Cinebench R11.5
CPU Single 64Bit (sort by value)
HP 250 G3
0.43 Points ∼0%
Packard Bell Easynote TF71BM-C8R1
0.44 Points ∼0% +2%
HP Compaq 15-h024sg
0.23 Points ∼0% -47%
Acer Aspire E1-532
0.61 Points ∼0% +42%
CPU Multi 64Bit (sort by value)
HP 250 G3
0.87 Points ∼0%
Packard Bell Easynote TF71BM-C8R1
0.82 Points ∼0% -6%
HP Compaq 15-h024sg
0.46 Points ∼0% -47%
Acer Aspire E1-532
1.14 Points ∼0% +31%

Legend

 
HP 250 G3 Intel Celeron N2830, Intel HD Graphics (Bay Trail), Hitachi Travelstar Z5K500 HTS545032A7E680
 
Packard Bell Easynote TF71BM-C8R1 Intel Celeron N2830, Intel HD Graphics (Bay Trail), Seagate Momentus Thin ST500LT012-1DG142
 
HP Compaq 15-h024sg AMD E1-2100, AMD Radeon HD 8210, Toshiba MQ01ABF050
 
Acer Aspire E1-532 Intel Celeron 2955U, Intel HD Graphics (Haswell), Seagate Momentus Thin ST500LT0 12-9WS142
Cinebench R10 Shading 64Bit
2394 Points
Cinebench R10 Rendering Multiple CPUs 64Bit
3340 Points
Cinebench R10 Rendering Single CPUs 64Bit
1783 Points
Cinebench R11.5 OpenGL 64Bit
5.95 fps
Cinebench R11.5 CPU Multi 64Bit
0.87 Points
Cinebench R11.5 CPU Single 64Bit
0.43 Points
Cinebench R15 Ref. Match 64Bit
97.8 %
Cinebench R15 OpenGL 64Bit
5.12 fps
Cinebench R15 CPU Multi 64Bit
69 Points
Cinebench R15 CPU Single 64Bit
39 Points
Help

System Performance

Our test device's reaction times are long. Subjectively, work seems to go more quickly on this machine than on the Acer Extensa 2509 we recently reviewed, although the Acer device managed to get better results in the PCMark 8 test.

PCMark 8 - Home Score Accelerated v2 (sort by value)
HP 250 G3
1226 Points ∼22%
Packard Bell Easynote TF71BM-C8R1
1231 Points ∼22% 0%
Acer Extensa 2509-C052
1328 Points ∼23% +8%

Legend

 
HP 250 G3 Intel Celeron N2830, Intel HD Graphics (Bay Trail), Hitachi Travelstar Z5K500 HTS545032A7E680
 
Packard Bell Easynote TF71BM-C8R1 Intel Celeron N2830, Intel HD Graphics (Bay Trail), Seagate Momentus Thin ST500LT012-1DG142
 
Acer Extensa 2509-C052 Intel Celeron N2930, Intel HD Graphics (Bay Trail), Seagate Momentus Thin ST500LT012-1DG142
PCMark 8 Home Score Accelerated v2
1226 points
PCMark 8 Creative Score Accelerated v2
986 points
PCMark 8 Work Score Accelerated v2
1300 points
Help

Storage Devices

HP installed a 5400 rpm magnetic hard drive in their notebook. At 500 GB, the storage space is reasonably ample. The Hitachi Travelstar Z5K500's results are in the normal range for this kind of model.

Hitachi Travelstar Z5K500 HTS545032A7E680
Transfer Rate Minimum: 42.1 MB/s
Transfer Rate Maximum: 108.8 MB/s
Transfer Rate Average: 79.3 MB/s
Access Time:
Burst Rate:
CPU Usage: 18.4 %

Graphics Card

Our test notebook houses a Bay Trail version of Intel HD Graphics, directly integrated into the CPU. The Packard Bell EasyNote TF71BM is also outfitted with this GPU, whereas the rest of the competition diverges here: The Acer Aspire E1-532 boasts a Haswell version of the Intel HD Graphics, and the HP Compaq 15 has an AMD Radeon HD 8210 at its command. Both the Aspire and the Compaq offer considerably more performance in this area.

3DMark 11 - 1280x720 Performance (sort by value)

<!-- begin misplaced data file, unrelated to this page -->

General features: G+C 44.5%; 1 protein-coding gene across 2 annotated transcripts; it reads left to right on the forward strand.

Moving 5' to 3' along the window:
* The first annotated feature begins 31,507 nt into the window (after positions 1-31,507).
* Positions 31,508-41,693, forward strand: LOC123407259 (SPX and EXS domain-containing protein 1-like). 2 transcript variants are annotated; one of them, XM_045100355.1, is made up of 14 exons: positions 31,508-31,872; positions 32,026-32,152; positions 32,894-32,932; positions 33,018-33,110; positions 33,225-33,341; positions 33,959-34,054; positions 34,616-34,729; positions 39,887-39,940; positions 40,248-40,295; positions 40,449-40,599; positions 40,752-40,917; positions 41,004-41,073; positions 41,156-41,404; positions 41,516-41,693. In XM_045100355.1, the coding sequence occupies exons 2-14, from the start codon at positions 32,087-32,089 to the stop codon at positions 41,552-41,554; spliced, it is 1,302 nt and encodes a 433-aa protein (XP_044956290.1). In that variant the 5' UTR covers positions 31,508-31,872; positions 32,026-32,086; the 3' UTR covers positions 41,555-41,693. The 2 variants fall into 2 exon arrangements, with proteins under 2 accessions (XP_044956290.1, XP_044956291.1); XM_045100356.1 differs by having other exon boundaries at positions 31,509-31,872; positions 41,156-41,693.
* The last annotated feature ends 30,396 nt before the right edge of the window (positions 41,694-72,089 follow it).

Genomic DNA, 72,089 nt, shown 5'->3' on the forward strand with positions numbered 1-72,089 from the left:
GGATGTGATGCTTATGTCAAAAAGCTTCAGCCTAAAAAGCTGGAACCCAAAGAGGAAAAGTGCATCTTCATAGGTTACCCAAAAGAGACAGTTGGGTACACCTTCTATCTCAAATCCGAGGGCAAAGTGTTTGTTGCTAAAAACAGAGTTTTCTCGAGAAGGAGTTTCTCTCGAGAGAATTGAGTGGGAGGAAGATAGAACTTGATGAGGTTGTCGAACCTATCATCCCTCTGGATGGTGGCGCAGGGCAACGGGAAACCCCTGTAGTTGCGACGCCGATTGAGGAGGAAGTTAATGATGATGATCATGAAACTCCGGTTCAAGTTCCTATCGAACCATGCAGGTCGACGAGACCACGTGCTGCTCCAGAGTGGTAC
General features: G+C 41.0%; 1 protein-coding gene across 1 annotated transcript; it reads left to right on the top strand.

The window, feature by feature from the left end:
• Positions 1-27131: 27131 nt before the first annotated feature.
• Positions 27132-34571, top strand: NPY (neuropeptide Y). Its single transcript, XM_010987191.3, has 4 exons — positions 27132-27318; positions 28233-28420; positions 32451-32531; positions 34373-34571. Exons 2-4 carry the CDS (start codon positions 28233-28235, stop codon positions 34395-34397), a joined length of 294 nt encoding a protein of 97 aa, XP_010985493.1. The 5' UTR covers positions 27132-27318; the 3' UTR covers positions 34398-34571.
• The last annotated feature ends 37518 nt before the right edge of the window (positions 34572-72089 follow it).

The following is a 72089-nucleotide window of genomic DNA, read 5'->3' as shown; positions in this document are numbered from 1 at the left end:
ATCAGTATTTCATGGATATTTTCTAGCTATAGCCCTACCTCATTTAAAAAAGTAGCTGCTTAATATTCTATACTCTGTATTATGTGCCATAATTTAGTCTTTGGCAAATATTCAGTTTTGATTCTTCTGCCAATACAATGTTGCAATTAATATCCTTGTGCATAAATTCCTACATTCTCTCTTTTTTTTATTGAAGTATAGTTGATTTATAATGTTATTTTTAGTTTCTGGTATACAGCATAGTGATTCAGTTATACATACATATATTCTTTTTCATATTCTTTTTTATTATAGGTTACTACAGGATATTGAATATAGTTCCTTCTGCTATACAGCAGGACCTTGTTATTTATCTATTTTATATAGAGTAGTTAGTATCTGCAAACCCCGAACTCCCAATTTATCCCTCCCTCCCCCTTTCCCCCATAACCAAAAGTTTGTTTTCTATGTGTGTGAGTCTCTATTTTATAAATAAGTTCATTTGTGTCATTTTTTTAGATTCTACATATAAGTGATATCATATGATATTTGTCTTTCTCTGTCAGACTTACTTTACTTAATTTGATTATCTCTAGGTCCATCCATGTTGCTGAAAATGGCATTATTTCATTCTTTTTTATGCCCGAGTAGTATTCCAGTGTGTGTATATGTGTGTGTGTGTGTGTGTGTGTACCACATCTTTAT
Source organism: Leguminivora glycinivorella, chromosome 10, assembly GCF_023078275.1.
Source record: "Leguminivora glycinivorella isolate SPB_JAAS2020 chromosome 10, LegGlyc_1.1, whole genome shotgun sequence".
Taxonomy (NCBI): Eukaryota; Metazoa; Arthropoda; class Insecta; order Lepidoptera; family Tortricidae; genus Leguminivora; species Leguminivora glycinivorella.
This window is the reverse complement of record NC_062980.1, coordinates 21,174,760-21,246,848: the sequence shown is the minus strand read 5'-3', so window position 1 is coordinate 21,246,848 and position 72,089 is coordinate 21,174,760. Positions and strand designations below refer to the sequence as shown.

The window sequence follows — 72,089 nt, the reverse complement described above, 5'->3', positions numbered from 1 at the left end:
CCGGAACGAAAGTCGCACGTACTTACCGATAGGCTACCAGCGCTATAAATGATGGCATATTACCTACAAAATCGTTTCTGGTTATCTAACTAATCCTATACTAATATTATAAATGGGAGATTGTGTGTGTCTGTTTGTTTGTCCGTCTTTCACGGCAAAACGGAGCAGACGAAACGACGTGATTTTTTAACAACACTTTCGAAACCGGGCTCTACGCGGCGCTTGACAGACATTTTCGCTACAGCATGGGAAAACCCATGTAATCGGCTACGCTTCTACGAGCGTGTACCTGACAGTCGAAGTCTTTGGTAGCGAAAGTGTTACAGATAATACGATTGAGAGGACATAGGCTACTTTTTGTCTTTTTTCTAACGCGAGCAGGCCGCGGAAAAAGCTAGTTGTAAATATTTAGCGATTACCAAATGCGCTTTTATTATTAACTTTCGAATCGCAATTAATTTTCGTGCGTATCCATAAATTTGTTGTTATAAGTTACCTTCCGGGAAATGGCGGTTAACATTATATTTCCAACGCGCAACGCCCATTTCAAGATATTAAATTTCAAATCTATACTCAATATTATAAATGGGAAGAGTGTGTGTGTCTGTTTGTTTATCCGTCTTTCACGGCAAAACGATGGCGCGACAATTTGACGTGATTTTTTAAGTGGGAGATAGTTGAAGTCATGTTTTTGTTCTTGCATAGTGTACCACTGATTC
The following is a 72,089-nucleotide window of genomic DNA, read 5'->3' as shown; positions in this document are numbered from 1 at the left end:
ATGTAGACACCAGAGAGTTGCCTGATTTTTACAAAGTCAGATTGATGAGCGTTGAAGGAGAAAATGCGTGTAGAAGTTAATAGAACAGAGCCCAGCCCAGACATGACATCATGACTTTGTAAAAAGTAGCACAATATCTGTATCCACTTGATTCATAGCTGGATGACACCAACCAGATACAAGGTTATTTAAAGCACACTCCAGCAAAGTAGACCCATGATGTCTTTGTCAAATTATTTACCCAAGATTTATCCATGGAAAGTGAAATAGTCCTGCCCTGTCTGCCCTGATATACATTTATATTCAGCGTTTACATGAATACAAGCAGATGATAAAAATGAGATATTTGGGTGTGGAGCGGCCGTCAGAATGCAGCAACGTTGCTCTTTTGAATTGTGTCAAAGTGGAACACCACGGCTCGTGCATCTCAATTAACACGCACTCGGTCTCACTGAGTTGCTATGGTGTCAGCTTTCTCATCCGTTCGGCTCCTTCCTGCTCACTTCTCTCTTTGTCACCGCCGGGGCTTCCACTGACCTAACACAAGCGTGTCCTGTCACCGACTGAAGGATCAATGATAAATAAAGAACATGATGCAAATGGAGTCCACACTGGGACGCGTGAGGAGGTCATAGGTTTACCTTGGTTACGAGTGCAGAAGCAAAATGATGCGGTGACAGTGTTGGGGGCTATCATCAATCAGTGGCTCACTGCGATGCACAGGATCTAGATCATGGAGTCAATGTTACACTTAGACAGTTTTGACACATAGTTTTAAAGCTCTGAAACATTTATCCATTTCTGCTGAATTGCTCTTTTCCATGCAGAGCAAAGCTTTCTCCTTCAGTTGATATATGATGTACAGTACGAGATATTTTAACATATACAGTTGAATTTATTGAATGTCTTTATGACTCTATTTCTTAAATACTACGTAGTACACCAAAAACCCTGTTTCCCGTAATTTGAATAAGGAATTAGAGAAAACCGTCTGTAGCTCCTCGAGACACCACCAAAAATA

HP 250 G3
223 Points ∼1%
Packard Bell Easynote TF71BM-C8R1
214 Points ∼1% -4%
HP Compaq 15-h024sg
369 Points ∼2% +65%
Acer Aspire E1-532
480 Points ∼2% +115%

Legend

 
HP 250 G3 Intel Celeron N2830, Intel HD Graphics (Bay Trail), Hitachi Travelstar Z5K500 HTS545032A7E680
 
Packard Bell Easynote TF71BM-C8R1 Intel Celeron N2830, Intel HD Graphics (Bay Trail), Seagate Momentus Thin ST500LT012-1DG142
 
HP Compaq 15-h024sg AMD E1-2100, AMD Radeon HD 8210, Toshiba MQ01ABF050
 
Acer Aspire E1-532 Intel Celeron 2955U, Intel HD Graphics (Haswell), Seagate Momentus Thin ST500LT0 12-9WS142
3DMark 11 Performance
223 points
3DMark (2013) Ice Storm Standard Score
15722 points
3DMark (2013) Cloud Gate Standard Score
1194 points
Help

Gaming Performance

Because the hardware's performance is so weak, it's better simply not to try to play new games on this system. Of course, some older games are surely playable at low graphics settings. The Acer Aspire E1-532 generates considerably more frames per second. Even so, the Acer device isn't capable of rendering games at more than minimum quality settings. If the user's list of musts includes the ability to run current games, a Geforce 840M is imperative -- even better would be a GTX 860M or above.

Tomb Raider - 1024x768 Low Preset (sort by value)
HP 250 G3
14.4 fps ∼2%
Packard Bell Easynote TF71BM-C8R1
14.4 fps ∼2% 0%
Acer Aspire E1-532
30.3 fps ∼5% +110%

Legend

 
HP 250 G3 Intel Celeron N2830, Intel HD Graphics (Bay Trail), Hitachi Travelstar Z5K500 HTS545032A7E680
 
Packard Bell Easynote TF71BM-C8R1 Intel Celeron N2830, Intel HD Graphics (Bay Trail), Seagate Momentus Thin ST500LT012-1DG142
 
HP Compaq 15-h024sg AMD E1-2100, AMD Radeon HD 8210, Toshiba MQ01ABF050
 
Acer Aspire E1-532 Intel Celeron 2955U, Intel HD Graphics (Haswell), Seagate Momentus Thin ST500LT0 12-9WS142
low med. high ultra
Tomb Raider (2013) 14.47.5fps

Emissions

System Noise

Even though our test device -- thanks to its fanless construction -- should theoretically be very quiet, the hard drive generates an audible noise. The loud whirring of a hard drive accompanied by its sharp clicking sounds could interfere with work-flow for those who are sensitive to such disturbances.

Noise Level

Idle
0 / 0 / 0 dB(A)
HDD
34.1 dB(A)
DVD
37.2 / dB(A)
Load
0 / 0 dB(A)
 
 
 
30 dB
silent
40 dB(A)
audible
50 dB(A)
loud
 
min: dark, med: mid, max: light   Voltcraft sl-320 (15 cm distance)

Temperature

Stress test with Furmark and Prime95
Stress test with Furmark and Prime95

Even without fans, the HP consistently remains cool in idle mode. The hottest spot (31.5 °C; 88.7 °F) is 2 °C or 3.6 °F hotter than the warmest areas on the competing devices, though these machines are outfitted with fans. Things get more interesting under load: At a maximum of 45.7 °C (114.26 °F), our HP notebook's highest temperature is considerably hotter than that of the competition. The Lenovo B50-30, which is also fanless, is more or less on par with our HP computer temperature-wise, but it remains somewhat cooler under load. Over the course of the stress test, our test device clocked at an average of 2223 MHz. Even after an hour under heavy load, the processor never dipped below its base clock frequency.